Nevertheless, this translates to highly predictable handling - and with 51%/49% front/rear weight distribution in the dual motor version - it is incredibly balanced. Although steering is still vague even in its sportiest setting, the overall character of the Polestar 2 equipped with the Performance Pack is like a beast raring to go. There’s plenty of grip to exploit and more power than you’d ever need. But the dual motor version is probably still the one to get as the single motor FWD version has a slightly front-heavy 55%/45% weight split. With instantaneous torque, grip is also paramount to really put it down effectively. 

When you want to just cruise, there is a Calm mode (perhaps not dissimilar to Saab’s Flight Mode) which reduces displays to only speed, battery status, power and regeneration levels. Overall refinement is great with not much by way of wind or road noise. But despite its best attempts, the Öhlins suspension in combination with the 20-inch rims that come with the Performance Pack give a rather jittery ride. In some situations, such as speed humps, the suspension’s dual flow valve dampers perform admirably but on pockmarked surfaces the car’s serenity is upset. Mind you, this is the case even when the dampers are set to its most comfortable setting, as is the case on the test car. Adjustments need to be made manually at the workshop.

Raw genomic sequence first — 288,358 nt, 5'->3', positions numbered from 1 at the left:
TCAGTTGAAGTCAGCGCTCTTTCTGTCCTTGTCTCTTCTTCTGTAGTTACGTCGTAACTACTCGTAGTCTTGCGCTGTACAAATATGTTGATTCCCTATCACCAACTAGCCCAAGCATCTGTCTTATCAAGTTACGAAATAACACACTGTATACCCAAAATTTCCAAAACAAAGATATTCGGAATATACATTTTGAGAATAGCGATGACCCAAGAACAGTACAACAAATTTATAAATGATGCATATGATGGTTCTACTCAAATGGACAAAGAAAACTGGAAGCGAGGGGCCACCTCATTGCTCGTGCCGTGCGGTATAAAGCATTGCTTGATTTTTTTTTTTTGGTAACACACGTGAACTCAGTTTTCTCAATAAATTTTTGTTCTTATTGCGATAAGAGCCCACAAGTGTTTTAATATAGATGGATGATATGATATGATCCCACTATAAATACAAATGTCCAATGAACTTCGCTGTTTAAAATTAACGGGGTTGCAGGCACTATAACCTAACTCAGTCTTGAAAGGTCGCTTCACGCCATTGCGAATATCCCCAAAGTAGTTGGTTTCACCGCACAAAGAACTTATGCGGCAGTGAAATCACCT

I started the drive with a 97% charge with an indicated range of 390 km, versus 480 km (WLTP) on a full charge on paper. With 3 days worth of driving, the indicated range is pretty accurate, but it is some way off the WLTP figure. 

The big question now is - should you pick this or a Model 3? I think the Polestar 2 is an extremely credible alternative, and that alone is no mean feat considering how high the Model 3 places in the EV world. Both are good to drive, the Tesla perhaps being easier to place on the road with better visibility and is easier to live with, with a better ride versus the Polestar 2 with PP. The Polestar does seem to accomplish less and yet ask for slightly more (~S$5k at press time, excluding Polestar's PP) than an equivalent Model 3 Performance - in pace, range, packaging and wow factor. But it does make up for it with its avant-garde design, more familiar European values and better refinement. 

In Summary

We Like

Beautiful to look at, genuinely good to drive.

We Don't

Tech not as resolved as in a Tesla. Packaging not as clever, too.á

Verdict

It's a coin toss between this and the Model 3.á